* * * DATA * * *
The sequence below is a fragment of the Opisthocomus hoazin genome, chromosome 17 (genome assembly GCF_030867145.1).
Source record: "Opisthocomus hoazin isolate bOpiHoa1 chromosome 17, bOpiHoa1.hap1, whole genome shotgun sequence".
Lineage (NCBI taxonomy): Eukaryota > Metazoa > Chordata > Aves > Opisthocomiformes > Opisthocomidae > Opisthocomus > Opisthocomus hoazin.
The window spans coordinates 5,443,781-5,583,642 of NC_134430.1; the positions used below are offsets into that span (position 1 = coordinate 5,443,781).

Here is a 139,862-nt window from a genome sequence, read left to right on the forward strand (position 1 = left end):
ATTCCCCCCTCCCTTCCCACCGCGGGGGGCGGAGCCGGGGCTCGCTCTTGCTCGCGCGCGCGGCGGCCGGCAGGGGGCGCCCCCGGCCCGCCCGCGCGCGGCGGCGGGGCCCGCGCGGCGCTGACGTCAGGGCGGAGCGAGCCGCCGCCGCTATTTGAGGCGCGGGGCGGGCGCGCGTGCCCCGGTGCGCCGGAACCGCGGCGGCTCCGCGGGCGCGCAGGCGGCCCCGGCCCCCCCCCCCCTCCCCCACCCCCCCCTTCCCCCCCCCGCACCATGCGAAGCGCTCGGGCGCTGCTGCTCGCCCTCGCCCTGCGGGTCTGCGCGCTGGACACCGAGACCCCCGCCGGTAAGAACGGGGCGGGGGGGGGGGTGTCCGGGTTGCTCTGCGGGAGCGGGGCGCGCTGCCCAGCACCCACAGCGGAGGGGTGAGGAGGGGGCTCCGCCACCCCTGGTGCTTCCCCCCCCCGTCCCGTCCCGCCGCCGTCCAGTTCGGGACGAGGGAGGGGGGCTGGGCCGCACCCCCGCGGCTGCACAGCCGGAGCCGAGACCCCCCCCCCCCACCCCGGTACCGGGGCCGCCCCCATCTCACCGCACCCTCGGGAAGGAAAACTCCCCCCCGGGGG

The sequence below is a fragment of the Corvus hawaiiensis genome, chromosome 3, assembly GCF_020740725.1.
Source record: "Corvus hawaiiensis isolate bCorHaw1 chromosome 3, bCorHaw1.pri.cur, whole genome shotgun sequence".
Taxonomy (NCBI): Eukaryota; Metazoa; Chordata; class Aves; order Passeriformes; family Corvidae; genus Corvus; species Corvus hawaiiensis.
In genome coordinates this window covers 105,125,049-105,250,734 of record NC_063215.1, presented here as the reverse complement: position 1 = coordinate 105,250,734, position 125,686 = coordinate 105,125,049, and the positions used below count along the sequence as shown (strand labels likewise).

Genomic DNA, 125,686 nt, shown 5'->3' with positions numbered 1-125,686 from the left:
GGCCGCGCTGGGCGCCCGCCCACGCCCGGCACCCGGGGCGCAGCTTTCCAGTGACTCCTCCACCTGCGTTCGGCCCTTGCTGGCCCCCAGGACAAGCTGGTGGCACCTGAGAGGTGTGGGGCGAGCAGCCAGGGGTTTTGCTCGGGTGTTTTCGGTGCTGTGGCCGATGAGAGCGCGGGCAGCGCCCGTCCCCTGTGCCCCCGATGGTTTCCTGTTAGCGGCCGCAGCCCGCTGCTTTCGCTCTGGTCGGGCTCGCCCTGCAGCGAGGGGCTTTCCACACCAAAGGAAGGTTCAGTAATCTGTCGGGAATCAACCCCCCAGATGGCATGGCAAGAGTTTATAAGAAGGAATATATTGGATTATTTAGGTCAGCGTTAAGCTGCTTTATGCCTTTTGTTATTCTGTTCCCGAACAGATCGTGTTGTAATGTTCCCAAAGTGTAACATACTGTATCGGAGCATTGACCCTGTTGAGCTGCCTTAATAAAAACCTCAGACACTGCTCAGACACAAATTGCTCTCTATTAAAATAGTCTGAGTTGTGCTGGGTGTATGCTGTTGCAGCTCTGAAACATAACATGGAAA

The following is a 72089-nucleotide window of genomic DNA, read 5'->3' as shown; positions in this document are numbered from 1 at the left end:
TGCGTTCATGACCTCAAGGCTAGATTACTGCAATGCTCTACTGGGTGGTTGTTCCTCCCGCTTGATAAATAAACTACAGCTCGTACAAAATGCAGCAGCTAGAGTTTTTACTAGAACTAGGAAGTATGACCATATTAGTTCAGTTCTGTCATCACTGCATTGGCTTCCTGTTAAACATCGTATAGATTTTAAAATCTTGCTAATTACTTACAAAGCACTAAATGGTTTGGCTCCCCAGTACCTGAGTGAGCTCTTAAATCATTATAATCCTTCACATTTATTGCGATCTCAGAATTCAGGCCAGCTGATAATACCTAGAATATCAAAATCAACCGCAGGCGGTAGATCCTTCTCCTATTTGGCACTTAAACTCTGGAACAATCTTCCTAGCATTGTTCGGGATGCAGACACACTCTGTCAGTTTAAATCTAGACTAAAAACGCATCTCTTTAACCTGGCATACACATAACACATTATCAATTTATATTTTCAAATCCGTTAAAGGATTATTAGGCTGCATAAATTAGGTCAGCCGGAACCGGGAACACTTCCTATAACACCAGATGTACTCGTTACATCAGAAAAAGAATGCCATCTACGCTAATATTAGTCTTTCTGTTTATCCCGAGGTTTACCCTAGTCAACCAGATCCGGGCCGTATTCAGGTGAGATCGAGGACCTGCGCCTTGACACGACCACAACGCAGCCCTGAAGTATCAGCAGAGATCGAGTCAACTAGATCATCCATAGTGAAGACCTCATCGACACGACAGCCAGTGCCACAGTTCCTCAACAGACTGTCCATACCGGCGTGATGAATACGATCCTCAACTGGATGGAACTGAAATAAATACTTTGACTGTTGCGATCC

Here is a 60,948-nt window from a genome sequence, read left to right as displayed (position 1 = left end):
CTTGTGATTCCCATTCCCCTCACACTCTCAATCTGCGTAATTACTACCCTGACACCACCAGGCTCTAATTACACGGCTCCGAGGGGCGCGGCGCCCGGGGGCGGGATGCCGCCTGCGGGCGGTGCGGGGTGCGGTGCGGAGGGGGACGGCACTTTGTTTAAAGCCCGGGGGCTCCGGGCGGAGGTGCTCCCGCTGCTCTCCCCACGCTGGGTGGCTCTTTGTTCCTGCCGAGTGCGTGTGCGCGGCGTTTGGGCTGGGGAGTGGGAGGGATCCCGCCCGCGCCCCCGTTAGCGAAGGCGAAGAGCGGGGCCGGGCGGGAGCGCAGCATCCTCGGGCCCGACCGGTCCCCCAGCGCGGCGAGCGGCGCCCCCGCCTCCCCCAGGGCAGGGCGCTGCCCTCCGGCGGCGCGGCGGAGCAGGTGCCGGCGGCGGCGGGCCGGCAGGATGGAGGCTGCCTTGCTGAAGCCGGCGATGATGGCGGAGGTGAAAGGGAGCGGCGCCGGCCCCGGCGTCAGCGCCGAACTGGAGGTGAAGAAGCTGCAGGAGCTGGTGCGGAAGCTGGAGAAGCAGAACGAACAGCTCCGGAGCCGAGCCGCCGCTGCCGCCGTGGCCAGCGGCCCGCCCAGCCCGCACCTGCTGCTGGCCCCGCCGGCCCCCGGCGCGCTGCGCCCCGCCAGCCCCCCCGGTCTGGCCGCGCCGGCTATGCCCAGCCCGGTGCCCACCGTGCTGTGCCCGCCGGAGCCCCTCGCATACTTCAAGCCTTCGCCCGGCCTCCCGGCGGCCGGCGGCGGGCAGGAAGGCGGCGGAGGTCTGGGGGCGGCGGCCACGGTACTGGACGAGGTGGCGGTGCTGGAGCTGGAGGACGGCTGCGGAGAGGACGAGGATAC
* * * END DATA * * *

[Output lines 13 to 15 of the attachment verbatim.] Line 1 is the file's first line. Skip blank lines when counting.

The following is a 72089-nucleotide window of genomic DNA, read 5'->3' as shown; positions in this document are numbered from 1 at the left end:
TGCGTTCATGACCTCAAGGCTAGATTACTGCAATGCTCTACTGGGTGGTTGTTCCTCCCGCTTGATAAATAAACTACAGCTCGTACAAAATGCAGCAGCTAGAGTTTTTACTAGAACTAGGAAGTATGACCATATTAGTTCAGTTCTGTCATCACTGCATTGGCTTCCTGTTAAACATCGTATAGATTTTAAAATCTTGCTAATTACTTACAAAGCACTAAATGGTTTGGCTCCCCAGTACCTGAGTGAGCTCTTAAATCATTATAATCCTTCACATTTATTGCGATCTCAGAATTCAGGCCAGCTGATAATACCTAGAATATCAAAATCAACCGCAGGCGGTAGATCCTTCTCCTATTTGGCACTTAAACTCTGGAACAATCTTCCTAGCATTGTTCGGGATGCAGACACACTCTGTCAGTTTAAATCTAGACTAAAAACGCATCTCTTTAACCTGGCATACACATAACACATTATCAATTTATATTTTCAAATCCGTTAAAGGATTATTAGGCTGCATAAATTAGGTCAGCCGGAACCGGGAACACTTCCTATAACACCAGATGTACTCGTTACATCAGAAAAAGAATGCCATCTACGCTAATATTAGTCTTTCTGTTTATCCCGAGGTTTACCCTAGTCAACCAGATCCGGGCCGTATTCAGGTGAGATCGAGGACCTGCGCCTTGACACGACCACAACGCAGCCCTGAAGTATCAGCAGAGATCGAGTCAACTAGATCATCCATAGTGAAGACCTCATCGACACGACAGCCAGTGCCACAGTTCCTCAACAGACTGTCCATACCGGCGTGATGAATACGATCCTCAACTGGATGGAACTGAAATAAATACTTTGACTGTTGCGATCC

Here is a 60,948-nt window from a genome sequence, read left to right as displayed (position 1 = left end):